Cherokees Help Smithsonian Plan Native American Veterans Memorial
TULSA, Oklahoma - Tribal leaders from Oklahoma are helping create a national Native American Veterans Memorial on the Mall in Washington, D.C.
There are local Native American memorials including one with an eternal flame near downtown Tulsa, but now Native American veterans will have a national memorial honoring them in Washington, D.C., something they feel, is very well deserved.
Many of those veterans filled a room at Tulsa's Hard Rock Casino and Hotel, making sure a new national Native American veterans memorial will capture their unique warrior spirit.
"The warriors are the ones that kept the tribe fed, protected the tribe, they definitely had their place," said Debra Wilson.
Native Americans serve in greater numbers per capita than any other ethnic group. Debra Wilson is Cherokee and served six years in the U.S. Marines. Her father, grandfather and siblings all served as well.
She believes Native American's value service and embrace their veterans more than any other culture.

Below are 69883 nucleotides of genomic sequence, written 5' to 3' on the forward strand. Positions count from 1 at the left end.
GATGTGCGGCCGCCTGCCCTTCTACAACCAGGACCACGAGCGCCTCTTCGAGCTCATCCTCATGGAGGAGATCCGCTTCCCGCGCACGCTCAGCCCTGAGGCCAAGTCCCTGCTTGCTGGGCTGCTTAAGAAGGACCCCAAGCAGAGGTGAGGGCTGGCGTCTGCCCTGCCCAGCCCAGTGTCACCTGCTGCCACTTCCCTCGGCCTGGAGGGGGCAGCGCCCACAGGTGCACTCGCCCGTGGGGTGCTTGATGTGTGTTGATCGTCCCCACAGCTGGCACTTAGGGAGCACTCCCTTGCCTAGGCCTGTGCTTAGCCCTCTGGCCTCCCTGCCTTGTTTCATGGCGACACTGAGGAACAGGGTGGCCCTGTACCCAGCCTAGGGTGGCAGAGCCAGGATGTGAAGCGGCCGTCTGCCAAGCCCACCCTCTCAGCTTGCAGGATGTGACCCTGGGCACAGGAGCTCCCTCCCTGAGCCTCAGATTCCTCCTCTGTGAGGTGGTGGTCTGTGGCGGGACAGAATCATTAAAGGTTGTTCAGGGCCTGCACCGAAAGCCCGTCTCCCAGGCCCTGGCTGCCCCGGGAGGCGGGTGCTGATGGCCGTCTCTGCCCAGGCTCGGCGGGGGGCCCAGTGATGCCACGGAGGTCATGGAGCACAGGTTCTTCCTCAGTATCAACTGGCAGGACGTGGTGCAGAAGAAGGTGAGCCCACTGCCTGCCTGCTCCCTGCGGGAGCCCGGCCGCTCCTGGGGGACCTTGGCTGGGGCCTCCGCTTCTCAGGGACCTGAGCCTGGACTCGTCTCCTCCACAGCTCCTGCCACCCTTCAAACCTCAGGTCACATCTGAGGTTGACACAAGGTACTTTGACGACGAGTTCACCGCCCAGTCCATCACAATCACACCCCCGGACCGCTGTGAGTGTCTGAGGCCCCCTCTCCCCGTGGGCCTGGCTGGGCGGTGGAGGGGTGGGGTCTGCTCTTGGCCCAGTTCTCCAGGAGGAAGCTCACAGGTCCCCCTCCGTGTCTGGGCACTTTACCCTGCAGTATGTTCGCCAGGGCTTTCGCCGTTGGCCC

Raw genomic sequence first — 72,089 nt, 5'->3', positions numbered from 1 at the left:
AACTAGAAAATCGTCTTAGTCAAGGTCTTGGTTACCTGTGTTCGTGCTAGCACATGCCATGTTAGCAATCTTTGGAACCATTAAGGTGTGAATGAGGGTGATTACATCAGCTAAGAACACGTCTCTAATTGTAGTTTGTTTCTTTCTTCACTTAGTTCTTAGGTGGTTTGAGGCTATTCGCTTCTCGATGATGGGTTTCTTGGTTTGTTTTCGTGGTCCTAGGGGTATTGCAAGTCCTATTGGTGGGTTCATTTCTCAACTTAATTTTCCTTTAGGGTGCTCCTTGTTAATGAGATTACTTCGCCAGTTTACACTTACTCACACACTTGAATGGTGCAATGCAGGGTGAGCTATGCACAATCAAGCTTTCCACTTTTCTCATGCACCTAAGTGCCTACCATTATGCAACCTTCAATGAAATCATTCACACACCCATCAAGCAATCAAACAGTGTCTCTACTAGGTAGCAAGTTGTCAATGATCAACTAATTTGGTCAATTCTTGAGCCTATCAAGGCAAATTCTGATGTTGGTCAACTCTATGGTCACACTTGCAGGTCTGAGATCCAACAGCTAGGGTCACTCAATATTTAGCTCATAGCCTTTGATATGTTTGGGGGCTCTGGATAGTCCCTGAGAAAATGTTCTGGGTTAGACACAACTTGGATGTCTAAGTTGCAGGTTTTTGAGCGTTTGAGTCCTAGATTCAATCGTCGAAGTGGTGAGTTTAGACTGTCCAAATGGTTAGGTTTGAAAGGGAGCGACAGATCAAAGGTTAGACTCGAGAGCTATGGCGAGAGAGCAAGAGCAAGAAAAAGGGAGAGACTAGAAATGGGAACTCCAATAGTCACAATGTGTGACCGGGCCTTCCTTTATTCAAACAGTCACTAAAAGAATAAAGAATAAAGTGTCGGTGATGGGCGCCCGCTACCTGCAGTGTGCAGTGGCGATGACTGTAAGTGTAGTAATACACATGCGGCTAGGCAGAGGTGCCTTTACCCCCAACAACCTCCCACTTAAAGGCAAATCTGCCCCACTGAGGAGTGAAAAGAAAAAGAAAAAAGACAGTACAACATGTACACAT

"We have ceremonies for them, we honor them at every gathering, we honor them at pow-pows," said Debra Wilson. "I would like the rest of the world to know how we treat our veterans and honor them."
The world will soon know when the Native American Veterans Memorial opens at Smithsonian's National Museum of the American Indian in Washington, D.C.
The memorial will represent thousands of Native Americans from hundreds of tribes.
"Although we are all different, we all have certain tradition, being in the military ties us all together," said Cherokee Nation chief of staff Chuck Hoskin.
Veterans say they hope the memorial is peaceful, spiritual and authentic. It is scheduled to open on Veterans Day 2020.